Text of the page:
It is as if Robert Benton stumbled into his own picture only to have Dutch Schultz and his boys speed by and open fire with submachine guns.
But instead of bullets, the Oscar-winning director has been dodging rapid-fire rumors and criticism.
On Friday, “Billy Bathgate,” Benton’s long-awaited gangster film for Disney’s Touchstone Pictures, opens nationwide. For months, the talk around Hollywood has labeled it a problem picture.
Rumors have surfaced over the four-month delay in its release date, spiraling costs, re-shooting schedules, strife between Benton and Dustin Hoffman, and strife between Benton, Hoffman and Walt Disney Studios Chairman Jeffrey Katzenberg. Hoffman himself criticizes certain choices made during the film’s production (see accompanying story, F7).
Some dubbed the film “Billygate,” in reference to the legendary flop “Heaven’s Gate,” even though the advance word now is that it is no such disaster.
During production, Disney executives privately expressed anxiety about whether the cost of the movie--said to be $40 million--would be recovered at the box office.
At the center of the controversy is Benton, a soft-spoken, 59-year-old New Yorker with a graying beard and glasses who looks more like a tenured English professor than the screenwriter of “Bonnie and Clyde.”
“What is it that I’ve done?” Benton asked, trying to fathom why “Billy Bathgate” has generated so much gossip and speculation.
Some say “Bathgate” might be providing an opportunity for Hollywood to criticize Katzenberg, an intense and driven studio chief who wrote the now-famous memo that sounded the alarm about big-budget, star-driven movies. Some resented Katzenberg’s seemingly new-found role of industry spokesman.
After years of success with such modestly-budgeted movies as “Down and Out in Beverly Hills” and “Pretty Woman,” Disney’s string of hits ended earlier this year. Although “What About Bob?” performed well earlier this year, the studio’s only runaway hit was “101 Dalmatians,” a 30-year-old animated feature.
“I think there is a little venting of hostility (against Katzenberg),” said one veteran publicist. “I think this movie (“Billy Bathgate”) is a device people are using . . . to go after Disney itself.”
In an interview, Benton acknowledged there were delays in filming “Billy Bathgate,” that he re-shot a number of scenes--some only a month ago--and that he filmed a new ending after being dissatisfied with the one in the original script.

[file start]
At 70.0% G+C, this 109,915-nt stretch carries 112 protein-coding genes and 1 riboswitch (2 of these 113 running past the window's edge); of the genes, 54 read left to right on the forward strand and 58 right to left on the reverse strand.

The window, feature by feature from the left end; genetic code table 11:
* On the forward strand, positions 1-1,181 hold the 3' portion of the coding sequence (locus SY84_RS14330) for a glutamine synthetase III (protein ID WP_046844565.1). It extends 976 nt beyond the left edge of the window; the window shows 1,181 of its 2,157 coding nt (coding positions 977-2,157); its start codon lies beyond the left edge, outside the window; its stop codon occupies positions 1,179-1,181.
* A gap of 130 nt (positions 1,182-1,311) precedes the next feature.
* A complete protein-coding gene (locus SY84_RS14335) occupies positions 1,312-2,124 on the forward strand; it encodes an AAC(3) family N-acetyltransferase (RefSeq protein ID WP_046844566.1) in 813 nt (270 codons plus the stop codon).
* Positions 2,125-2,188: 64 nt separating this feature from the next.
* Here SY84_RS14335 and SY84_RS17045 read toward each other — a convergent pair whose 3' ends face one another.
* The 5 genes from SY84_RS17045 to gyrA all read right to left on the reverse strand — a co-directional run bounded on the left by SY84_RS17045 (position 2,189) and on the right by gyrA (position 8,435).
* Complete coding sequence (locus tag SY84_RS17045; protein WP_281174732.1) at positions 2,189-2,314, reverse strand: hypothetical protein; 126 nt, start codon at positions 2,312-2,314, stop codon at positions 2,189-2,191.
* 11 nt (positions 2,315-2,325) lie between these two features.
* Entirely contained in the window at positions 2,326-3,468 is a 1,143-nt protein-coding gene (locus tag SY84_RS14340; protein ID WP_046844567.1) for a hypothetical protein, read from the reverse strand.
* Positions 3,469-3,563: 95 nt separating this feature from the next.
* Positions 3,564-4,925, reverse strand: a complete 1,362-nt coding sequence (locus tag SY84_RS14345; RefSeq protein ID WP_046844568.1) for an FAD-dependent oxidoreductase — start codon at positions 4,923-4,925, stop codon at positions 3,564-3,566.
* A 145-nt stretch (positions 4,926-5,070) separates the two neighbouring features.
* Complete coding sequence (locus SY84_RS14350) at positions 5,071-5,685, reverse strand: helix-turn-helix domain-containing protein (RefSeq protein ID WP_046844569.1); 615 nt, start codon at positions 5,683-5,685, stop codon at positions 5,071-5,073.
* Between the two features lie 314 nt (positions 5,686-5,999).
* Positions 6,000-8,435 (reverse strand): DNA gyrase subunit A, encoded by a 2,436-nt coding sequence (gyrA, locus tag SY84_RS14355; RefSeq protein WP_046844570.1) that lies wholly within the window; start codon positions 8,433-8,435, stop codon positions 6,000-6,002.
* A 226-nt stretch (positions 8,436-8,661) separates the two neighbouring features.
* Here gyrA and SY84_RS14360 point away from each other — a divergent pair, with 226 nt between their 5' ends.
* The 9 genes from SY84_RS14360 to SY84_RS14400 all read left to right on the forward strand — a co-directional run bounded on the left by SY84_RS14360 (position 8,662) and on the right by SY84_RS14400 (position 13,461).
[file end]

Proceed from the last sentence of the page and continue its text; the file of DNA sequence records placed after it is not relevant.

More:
But he denied that his relationship with Hoffman--his collaborator on the Academy Award-winning film “Kramer vs. Kramer"--has soured, and said that despite disagreements with Katzenberg, the studio executive always deferred to him about what to shoot.
“We talked every day about the creative stuff that was coming in and about the budget,” Benton said of Katzenberg. “He was always very forthright and very understanding so that I never felt any pressure from him. But I felt a lot of pressure because it was a large picture, a bigger picture than I’d ever done. The schedule was a third longer than any schedule I’d ever done.”
Benton said that Katzenberg, Hoffman and others knew going in that it would be a difficult film to make, that E.L. Doctorow’s complicated novel was not simply a gangster story.
“I said to them, ‘This is not going to be an extremely violent picture. I’m not interested in that.’ They said that was fine. I said, ‘It’s going to have a certain amount of nudity, it’s going to have a certain amount of language.”’ All parties agreed to proceed, Benton said.
“Billy Bathgate” is set in Depression-era 1935 and centers on a teen-aged boy from Bathgate Avenue in the East Bronx who dreams of a better life and finds it by joining mobster Dutch Schultz’s gang. Billy (Loren Dean) comes into manhood surrounded by ruthless mobsters in an underworld filled with mistrust and suspicion. Along the way, Billy falls in love with Schultz’ mistress, Drew Preston (Nicole Kidman).
It was producer Arlene Donovan’s suggestion that Dutch Schultz be portrayed by Hoffman--who had remained close to Benton over the years.